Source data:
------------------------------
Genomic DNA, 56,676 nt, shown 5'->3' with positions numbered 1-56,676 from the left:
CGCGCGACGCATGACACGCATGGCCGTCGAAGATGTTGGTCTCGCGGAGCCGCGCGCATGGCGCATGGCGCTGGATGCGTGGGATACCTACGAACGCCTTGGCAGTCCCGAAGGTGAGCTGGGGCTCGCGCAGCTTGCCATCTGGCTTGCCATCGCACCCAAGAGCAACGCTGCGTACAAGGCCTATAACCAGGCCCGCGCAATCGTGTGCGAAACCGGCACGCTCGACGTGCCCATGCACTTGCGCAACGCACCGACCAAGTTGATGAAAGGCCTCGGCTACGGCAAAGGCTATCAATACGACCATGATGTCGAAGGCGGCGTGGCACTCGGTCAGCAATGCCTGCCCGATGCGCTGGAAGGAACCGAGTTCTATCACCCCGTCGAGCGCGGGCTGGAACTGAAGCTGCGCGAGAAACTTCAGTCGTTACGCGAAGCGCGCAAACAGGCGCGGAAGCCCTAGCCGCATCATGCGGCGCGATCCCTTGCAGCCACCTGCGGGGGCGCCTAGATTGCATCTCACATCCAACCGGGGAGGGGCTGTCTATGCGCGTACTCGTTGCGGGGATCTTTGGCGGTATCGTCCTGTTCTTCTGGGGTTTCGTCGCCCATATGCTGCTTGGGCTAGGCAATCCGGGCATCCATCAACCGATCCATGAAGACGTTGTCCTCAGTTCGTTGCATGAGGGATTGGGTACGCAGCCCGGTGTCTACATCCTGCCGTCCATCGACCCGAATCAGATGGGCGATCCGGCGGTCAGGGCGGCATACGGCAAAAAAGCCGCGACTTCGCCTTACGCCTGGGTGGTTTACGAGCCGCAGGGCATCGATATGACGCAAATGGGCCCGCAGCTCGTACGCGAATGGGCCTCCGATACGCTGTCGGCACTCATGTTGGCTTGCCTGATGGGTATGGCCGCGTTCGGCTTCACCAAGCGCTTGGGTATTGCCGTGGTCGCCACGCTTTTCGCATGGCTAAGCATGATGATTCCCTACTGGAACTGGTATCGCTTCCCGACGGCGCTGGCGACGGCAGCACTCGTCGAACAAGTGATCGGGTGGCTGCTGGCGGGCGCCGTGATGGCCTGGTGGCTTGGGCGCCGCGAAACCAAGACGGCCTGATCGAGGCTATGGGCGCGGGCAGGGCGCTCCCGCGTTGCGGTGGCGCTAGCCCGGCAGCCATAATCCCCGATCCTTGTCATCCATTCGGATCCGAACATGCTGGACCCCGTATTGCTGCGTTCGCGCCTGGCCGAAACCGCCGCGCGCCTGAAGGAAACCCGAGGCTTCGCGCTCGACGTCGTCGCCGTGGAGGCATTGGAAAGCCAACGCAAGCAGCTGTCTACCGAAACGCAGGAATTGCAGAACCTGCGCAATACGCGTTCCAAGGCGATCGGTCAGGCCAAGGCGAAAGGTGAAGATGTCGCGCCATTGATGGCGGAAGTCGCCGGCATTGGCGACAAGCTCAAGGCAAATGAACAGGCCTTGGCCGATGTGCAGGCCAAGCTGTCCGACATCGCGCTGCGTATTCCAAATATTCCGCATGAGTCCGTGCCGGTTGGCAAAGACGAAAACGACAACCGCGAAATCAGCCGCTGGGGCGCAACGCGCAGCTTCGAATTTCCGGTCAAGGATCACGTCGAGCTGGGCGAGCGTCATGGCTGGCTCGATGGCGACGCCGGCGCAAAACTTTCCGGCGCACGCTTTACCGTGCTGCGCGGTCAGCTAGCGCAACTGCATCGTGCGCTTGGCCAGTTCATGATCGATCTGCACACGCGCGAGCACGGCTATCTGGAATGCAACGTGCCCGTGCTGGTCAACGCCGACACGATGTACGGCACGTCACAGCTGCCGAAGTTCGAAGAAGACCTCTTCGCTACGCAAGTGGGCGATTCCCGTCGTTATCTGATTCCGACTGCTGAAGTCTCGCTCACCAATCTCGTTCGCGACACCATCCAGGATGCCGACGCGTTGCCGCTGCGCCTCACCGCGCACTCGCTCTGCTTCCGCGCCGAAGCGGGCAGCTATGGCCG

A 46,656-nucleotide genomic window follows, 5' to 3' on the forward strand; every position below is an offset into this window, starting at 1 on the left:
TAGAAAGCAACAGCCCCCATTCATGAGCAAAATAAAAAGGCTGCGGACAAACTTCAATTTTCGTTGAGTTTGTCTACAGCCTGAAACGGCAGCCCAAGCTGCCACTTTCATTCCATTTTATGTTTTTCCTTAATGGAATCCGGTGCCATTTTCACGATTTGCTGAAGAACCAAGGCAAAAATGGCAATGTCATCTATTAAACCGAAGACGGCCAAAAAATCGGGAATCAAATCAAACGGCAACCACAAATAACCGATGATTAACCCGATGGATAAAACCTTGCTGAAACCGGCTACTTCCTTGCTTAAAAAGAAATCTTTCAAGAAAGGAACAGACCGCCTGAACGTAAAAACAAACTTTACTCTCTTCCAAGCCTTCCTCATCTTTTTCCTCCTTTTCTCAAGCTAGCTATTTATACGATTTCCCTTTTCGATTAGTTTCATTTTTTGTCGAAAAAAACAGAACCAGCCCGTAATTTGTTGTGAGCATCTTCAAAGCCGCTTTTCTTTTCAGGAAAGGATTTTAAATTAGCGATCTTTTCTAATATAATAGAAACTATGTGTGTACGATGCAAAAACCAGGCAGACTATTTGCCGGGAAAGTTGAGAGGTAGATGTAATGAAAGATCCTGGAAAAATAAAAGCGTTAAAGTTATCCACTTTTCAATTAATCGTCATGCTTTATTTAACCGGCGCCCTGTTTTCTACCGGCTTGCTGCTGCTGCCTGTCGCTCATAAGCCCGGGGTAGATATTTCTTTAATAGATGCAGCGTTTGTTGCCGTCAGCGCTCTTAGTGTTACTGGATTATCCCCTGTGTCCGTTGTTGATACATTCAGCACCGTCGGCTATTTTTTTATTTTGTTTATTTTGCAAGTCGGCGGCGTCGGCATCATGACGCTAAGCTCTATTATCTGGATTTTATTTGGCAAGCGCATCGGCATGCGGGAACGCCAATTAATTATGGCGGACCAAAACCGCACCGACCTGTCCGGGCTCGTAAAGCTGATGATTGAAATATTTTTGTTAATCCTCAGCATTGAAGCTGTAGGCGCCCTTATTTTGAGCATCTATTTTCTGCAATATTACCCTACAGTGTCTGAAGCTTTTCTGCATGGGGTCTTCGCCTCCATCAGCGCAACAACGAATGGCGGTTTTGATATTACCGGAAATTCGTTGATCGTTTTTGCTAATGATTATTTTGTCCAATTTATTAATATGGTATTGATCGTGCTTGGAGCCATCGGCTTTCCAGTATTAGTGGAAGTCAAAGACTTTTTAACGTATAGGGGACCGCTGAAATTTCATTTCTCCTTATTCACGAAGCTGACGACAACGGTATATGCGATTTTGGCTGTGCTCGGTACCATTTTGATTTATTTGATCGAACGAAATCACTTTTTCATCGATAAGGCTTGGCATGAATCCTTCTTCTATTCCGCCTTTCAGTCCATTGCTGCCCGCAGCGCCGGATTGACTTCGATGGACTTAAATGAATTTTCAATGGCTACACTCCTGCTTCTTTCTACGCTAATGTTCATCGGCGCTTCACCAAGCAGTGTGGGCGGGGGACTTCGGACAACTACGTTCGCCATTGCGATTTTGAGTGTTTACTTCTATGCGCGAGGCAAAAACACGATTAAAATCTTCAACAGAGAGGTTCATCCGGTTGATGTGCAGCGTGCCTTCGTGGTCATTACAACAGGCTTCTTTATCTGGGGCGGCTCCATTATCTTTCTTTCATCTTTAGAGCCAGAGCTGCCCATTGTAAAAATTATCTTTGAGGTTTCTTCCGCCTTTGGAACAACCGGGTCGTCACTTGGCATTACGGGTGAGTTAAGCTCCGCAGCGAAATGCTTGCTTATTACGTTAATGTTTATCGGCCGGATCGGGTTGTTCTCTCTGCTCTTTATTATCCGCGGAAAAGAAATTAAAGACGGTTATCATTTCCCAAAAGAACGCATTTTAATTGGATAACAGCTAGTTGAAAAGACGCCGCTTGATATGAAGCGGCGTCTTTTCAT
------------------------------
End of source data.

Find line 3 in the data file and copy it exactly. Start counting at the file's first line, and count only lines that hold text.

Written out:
A 46,656-nucleotide genomic window follows, 5' to 3' on the forward strand; every position below is an offset into this window, starting at 1 on the left: